Soviet Union Flagt
The Soviet Union flag has an interesting story. But before discussing the flag itself maybe it would be of interest to know about the significance of the word red in the Russian language and culture. Red has, traditionally, a very positive connotation in Russian. It is related to words like very good, the best, beautiful. They even have a proverb that goes: the more red, the better.
Consequently, the Red Square in Moscow has a double meaning; besides the reference to its color, it also means the beautiful square. In addition, we should remember the most important Russian Orthodox celebration - the so-called Red Easter when priests dress in red garments. All this information should make us understand why the red Soviet Union flag became so important and popular in people’s lives from the very beginning of the 1917 Revolution. People got to rip the white and blue stripes off the tri-color Russian flag.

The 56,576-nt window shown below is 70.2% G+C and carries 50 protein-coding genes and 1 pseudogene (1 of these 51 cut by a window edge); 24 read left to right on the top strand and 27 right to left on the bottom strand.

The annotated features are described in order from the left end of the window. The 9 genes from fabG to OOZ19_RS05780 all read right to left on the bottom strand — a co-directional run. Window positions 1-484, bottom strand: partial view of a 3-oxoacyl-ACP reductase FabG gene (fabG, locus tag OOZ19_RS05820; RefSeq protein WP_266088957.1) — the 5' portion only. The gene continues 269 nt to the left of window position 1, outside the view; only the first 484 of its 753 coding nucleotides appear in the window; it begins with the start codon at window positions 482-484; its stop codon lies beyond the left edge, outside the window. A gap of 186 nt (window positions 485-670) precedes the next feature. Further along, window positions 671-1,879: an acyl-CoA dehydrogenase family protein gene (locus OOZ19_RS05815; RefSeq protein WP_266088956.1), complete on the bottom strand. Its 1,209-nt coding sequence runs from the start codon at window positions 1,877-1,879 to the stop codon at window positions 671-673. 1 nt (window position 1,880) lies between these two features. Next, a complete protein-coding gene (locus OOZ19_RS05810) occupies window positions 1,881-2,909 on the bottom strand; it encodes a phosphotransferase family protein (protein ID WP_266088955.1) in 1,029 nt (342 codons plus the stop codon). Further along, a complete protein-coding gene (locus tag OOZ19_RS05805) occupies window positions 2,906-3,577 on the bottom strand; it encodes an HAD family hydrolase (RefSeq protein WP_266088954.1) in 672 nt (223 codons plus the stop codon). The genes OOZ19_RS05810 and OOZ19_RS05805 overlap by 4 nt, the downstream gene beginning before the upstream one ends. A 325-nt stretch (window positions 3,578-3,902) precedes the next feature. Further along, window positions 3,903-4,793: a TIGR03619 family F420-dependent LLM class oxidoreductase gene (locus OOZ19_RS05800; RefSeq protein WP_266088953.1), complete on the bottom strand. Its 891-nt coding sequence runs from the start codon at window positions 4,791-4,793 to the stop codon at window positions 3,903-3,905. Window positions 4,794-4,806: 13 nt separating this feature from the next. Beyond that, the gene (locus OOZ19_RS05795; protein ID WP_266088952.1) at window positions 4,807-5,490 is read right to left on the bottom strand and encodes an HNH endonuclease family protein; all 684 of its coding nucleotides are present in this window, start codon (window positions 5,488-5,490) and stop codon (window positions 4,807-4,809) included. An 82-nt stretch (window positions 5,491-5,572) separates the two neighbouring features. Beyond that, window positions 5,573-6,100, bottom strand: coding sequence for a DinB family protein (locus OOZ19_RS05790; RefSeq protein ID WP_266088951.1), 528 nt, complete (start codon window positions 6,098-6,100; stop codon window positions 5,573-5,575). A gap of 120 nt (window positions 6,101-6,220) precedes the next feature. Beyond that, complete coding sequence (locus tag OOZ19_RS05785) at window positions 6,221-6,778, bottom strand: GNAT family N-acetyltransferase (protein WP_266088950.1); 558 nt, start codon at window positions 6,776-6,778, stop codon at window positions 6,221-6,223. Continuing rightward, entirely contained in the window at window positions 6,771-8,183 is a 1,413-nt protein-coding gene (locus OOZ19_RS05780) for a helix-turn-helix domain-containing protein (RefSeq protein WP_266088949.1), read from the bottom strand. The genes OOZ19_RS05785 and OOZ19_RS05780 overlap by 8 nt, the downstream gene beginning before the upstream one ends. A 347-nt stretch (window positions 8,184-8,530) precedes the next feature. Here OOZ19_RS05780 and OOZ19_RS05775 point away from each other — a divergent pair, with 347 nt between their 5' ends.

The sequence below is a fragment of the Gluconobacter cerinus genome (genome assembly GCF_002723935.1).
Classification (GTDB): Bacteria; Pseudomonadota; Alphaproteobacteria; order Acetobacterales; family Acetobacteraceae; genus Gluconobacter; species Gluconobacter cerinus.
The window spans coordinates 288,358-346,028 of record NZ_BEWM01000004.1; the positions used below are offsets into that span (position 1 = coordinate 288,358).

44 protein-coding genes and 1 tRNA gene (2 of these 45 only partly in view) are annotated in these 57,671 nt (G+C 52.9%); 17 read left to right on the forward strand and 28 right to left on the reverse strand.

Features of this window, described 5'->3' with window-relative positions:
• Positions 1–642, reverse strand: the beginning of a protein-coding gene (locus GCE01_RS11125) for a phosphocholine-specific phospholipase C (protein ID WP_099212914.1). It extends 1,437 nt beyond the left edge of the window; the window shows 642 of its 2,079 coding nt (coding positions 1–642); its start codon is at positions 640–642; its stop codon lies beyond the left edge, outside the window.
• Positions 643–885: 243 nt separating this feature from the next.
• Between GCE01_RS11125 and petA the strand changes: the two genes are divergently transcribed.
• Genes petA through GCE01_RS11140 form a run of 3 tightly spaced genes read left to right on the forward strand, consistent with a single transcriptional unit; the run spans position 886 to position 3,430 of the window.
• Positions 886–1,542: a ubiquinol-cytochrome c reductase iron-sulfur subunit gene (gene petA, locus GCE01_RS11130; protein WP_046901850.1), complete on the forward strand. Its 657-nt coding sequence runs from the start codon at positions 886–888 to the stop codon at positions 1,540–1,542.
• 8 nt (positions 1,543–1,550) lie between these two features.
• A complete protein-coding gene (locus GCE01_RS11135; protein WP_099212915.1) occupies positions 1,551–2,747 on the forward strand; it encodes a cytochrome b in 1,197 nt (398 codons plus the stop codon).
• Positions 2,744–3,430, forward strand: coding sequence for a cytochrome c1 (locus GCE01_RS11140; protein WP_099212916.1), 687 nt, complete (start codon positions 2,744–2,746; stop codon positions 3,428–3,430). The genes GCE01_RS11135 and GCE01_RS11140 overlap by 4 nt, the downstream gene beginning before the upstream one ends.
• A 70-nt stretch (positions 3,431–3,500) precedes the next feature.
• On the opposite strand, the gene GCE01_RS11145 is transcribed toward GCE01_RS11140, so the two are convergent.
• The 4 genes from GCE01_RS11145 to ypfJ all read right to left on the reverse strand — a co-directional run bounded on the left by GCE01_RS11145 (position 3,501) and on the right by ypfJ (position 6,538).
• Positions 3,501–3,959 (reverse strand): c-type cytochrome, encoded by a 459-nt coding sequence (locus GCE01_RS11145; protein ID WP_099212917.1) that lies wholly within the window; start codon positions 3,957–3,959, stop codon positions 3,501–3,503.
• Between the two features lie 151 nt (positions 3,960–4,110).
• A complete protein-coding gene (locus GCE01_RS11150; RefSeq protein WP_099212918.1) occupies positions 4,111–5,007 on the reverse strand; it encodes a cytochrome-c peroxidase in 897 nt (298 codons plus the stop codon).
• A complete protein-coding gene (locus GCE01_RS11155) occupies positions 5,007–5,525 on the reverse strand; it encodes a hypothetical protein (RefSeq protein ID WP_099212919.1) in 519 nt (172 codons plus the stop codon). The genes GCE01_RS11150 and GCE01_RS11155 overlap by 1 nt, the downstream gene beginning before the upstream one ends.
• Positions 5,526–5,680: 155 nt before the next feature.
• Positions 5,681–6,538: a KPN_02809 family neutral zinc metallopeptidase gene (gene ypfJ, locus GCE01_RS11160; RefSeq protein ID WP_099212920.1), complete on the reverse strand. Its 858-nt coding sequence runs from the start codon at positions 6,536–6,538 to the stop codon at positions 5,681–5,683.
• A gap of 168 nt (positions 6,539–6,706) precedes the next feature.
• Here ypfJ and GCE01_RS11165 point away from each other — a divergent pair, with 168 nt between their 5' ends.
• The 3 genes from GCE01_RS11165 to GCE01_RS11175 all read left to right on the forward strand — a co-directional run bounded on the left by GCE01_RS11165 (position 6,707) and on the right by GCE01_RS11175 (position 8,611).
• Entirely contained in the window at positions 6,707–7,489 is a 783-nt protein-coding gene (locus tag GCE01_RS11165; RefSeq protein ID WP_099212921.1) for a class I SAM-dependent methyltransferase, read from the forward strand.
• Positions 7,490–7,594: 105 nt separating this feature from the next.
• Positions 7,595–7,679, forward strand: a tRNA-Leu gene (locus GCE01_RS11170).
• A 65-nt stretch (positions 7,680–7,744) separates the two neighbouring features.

The national Soviet Union flag, like most Soviet flags, used a bright nuance of red. The Soviet Union flag law makes a very clear distinction between this type of red and the darker red used only on a limited number of flags. The hammer and sickle on the Soviet Union flag emerged from the unique Russian unity between the peasants and the working class who formed the Soviet Russian state together.
The red field symbolizes the blood shed by the workers around the world in their fight for emancipation. It was taken directly from the French red banner flown at the Paris Commune. There is one yellow star on the Soviet Union flag and it stands for both life and the huge energy coming from the sun. The star on the flag is empty because within there is the blood shed in the workers’ struggle.
The five points of the star represent the unity and international representation of the government – each point stands for one of the five continents. Another explanation for the five-pointed star on the Soviet Union flag is that each point represents one class in the communist society: workers, peasants, intellectuals, youths and soldiers. A strange aspect about the Soviet Union flag is that there was no hammer, sickle or star on the reverse side of it.
When the flag was adopted in 1914, the communists banned all the other flags of the member republics of the Soviet Union. When it was abandoned in 1991, most of these independent republic flags were restored. The Soviet Union flag with hammer, sickle and star was not created in 1918 but it was adopted in 1923. Hammer and sickle were symbols present in Soviet ideology since 1917.